As crises mount, we must consider supporting an end to the war.

— Gus Bookbinder

President Joe Biden, a leader known for resisting pro-Palestinian elements in his own party and voicing his strong support for Zionism, has started to seem less sure of Israeli policy. Additionally, Vice President Kamala Harris has been consistently critical of Israel’s recent handling of the war. Even former President Donald Trump has called for a quick resolution to the war. 

If Israel loses the support of the United States, it will have no major power to protect it from the wave of sympathy for the Palestinian cause which has swept the world in recent years, particularly among the younger generations.

Yet if Israel acknowledges that the war has reached its terminus, American policy will likely revert to its pre-war position. Defenders of Zionism in the Democratic party will feel significantly less pressure over the issue, and far more aid and diplomatic support will reach the Israeli government. But the loss of American support could make Israel a pariah state with few friends and little influence on the international stage. This must not be allowed to happen.

There is one more reason why the war must end, perhaps more pressing than the others. This is the situation of the hostages. 130 hostages remain in the Gaza strip, although recent estimates suggest that at least 30 of them have died. Israel is running out of time to save them, and an invasion of Rafah will probably leave more dead. Our priority must be Israeli lives, not the abstract and unattainable goal of what Israeli leadership calls “total victory.”

An insurgency cannot be uprooted in just a few months, and Israeli leaders must stop pretending otherwise. In the meantime, the hostages are suffering and dying. A deal must be made to save their lives and reunite them with their shattered families. And although it is true that Hamas has refused previous proposals for a ceasefire, Israel has been unwilling to compromise on major points of disagreement, such as the permanence of the deal.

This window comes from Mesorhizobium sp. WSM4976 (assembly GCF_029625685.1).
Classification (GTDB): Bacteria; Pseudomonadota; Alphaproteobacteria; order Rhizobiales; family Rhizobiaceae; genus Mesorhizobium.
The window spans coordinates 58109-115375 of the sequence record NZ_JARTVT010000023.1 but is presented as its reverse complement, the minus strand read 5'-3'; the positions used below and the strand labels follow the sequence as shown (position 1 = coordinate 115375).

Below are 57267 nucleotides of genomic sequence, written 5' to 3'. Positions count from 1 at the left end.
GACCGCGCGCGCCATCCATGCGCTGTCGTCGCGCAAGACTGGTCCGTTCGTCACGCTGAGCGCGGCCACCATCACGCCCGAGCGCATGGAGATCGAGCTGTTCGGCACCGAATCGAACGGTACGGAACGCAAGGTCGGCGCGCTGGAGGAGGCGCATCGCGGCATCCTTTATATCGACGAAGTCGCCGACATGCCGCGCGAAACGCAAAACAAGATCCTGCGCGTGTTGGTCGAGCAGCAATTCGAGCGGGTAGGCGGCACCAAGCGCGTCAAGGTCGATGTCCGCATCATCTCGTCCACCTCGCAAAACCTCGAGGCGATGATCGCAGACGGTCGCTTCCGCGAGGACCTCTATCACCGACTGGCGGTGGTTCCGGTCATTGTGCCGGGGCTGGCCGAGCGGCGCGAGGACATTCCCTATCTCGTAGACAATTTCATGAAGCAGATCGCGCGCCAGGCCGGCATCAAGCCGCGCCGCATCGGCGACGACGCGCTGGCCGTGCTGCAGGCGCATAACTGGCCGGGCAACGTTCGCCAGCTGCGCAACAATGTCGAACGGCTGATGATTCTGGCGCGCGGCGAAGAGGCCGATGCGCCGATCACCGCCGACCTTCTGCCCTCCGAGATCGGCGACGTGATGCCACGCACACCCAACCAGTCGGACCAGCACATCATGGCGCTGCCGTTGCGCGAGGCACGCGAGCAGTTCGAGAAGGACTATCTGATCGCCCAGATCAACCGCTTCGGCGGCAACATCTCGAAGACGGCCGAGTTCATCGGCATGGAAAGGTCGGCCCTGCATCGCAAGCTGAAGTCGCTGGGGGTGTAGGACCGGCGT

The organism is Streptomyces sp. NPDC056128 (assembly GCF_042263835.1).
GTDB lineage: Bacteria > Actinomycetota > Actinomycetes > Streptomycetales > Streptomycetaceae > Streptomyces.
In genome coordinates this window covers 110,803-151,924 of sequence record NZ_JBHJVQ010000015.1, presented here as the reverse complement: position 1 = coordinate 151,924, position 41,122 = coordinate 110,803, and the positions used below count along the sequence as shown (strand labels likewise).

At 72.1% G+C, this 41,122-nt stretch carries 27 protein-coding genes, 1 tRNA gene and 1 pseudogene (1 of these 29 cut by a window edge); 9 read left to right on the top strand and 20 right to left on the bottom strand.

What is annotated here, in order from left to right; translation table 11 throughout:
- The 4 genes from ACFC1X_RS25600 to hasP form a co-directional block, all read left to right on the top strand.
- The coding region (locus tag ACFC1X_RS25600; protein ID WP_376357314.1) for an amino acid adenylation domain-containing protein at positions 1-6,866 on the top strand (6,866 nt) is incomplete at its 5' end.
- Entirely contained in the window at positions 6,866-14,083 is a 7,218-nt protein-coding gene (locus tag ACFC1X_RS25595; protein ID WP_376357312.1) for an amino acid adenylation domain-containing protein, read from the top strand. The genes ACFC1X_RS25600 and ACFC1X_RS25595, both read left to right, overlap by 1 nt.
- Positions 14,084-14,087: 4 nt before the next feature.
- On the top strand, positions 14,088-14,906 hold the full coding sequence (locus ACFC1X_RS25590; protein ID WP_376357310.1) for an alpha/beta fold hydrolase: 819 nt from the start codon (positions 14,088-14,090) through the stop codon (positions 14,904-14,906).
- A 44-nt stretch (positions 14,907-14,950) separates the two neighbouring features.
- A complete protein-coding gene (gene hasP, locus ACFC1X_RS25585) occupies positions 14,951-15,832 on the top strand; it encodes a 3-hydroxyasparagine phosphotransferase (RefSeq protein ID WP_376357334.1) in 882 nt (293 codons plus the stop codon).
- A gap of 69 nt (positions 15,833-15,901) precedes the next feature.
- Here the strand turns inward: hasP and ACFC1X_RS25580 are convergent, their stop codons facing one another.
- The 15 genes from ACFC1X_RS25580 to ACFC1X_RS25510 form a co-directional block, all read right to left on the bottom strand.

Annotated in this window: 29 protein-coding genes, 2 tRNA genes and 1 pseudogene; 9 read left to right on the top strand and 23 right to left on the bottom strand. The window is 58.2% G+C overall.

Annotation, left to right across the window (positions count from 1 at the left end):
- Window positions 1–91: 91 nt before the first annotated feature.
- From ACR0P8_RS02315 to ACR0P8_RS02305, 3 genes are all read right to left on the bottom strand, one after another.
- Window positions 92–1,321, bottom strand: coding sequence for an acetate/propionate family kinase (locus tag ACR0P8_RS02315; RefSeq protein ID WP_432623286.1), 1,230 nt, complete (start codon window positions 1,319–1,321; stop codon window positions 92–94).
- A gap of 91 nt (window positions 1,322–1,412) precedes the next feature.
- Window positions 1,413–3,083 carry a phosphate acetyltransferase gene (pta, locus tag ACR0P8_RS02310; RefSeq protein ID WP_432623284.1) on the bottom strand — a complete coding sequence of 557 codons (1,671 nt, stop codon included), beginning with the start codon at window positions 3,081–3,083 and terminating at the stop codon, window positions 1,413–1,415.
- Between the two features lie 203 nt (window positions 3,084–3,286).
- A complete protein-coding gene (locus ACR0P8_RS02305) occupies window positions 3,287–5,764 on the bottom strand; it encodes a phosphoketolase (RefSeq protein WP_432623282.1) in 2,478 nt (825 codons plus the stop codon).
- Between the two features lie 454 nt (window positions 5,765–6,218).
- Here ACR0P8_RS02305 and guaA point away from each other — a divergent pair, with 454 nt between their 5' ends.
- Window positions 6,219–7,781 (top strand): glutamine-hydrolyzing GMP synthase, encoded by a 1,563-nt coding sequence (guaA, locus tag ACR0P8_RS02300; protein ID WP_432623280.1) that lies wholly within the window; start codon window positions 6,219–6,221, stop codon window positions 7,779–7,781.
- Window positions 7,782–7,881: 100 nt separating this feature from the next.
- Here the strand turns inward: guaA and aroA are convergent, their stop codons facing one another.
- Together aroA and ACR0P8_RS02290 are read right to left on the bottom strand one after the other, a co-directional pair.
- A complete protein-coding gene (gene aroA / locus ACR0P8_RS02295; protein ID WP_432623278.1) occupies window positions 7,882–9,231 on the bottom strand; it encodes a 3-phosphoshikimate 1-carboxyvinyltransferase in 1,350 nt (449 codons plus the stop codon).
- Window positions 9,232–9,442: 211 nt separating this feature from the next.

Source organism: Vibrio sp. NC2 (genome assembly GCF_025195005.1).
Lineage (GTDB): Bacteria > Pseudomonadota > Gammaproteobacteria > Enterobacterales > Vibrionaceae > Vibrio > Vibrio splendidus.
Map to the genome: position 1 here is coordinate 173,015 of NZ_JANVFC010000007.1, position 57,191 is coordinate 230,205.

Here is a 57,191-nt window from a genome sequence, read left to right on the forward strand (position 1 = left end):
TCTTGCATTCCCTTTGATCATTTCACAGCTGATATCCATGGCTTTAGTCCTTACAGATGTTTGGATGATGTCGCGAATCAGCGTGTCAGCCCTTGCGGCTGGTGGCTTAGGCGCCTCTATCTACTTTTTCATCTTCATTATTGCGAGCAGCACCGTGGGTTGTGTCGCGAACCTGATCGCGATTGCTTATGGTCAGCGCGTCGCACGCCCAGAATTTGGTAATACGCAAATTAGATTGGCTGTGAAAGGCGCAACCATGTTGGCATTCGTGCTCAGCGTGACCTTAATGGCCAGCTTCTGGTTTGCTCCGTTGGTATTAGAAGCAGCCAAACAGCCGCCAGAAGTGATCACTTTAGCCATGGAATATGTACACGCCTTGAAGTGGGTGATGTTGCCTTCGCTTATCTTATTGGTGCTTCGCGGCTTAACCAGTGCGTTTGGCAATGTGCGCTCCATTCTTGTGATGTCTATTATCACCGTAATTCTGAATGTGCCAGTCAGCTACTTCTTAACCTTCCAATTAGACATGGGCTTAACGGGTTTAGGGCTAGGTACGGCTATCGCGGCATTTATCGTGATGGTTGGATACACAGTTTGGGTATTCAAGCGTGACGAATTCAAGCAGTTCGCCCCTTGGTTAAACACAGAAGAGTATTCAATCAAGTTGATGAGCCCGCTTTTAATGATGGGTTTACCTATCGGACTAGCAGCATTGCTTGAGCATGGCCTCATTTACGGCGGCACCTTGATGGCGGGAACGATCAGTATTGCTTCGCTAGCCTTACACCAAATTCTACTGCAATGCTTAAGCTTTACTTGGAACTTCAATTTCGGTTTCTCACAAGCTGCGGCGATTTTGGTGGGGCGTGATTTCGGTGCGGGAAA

I supported Israel before Oct. 7, and I remain a proud Zionist and supporter of Israel today, but I no longer believe that war is in the best interest of the state. Innocent Palestinians are now dying instead of terrorists. Israel is looking increasingly lonely in the international arena. Many Israeli hostages are dead, and those who are still alive have little time left.

For moral reasons, for pragmatic reasons and for the sake of Israeli lives, the conflict must end. Today, we are faced with a deeply uncomfortable truth: There is a time for war, but the time for peace is now.

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About the Contributor
Lily Rulnick
Lily Rulnick, Editor-in-Chief
Lily Rulnick is thrilled to serve as Editor-in-Chief on the Lion’s Tale after being on the paper since freshman year. Lily has so much faith in the incredible staff and cannot wait to work with them to make the Lion’s Tale shine. Apart from the Lion’s Tale, Lily is president of the Ceramics Club, the student representative on the Health and Wellness Taskforce, captain of the Girls Varsity Tennis Team, and a Student Admissions Representative. For fun, Lily loves to play piano, read fashion magazines, ski, and spend time with her friends, family, and two dogs. Lily cannot wait to continue to put all she has into the Lion’s Tale and make it the best it can be.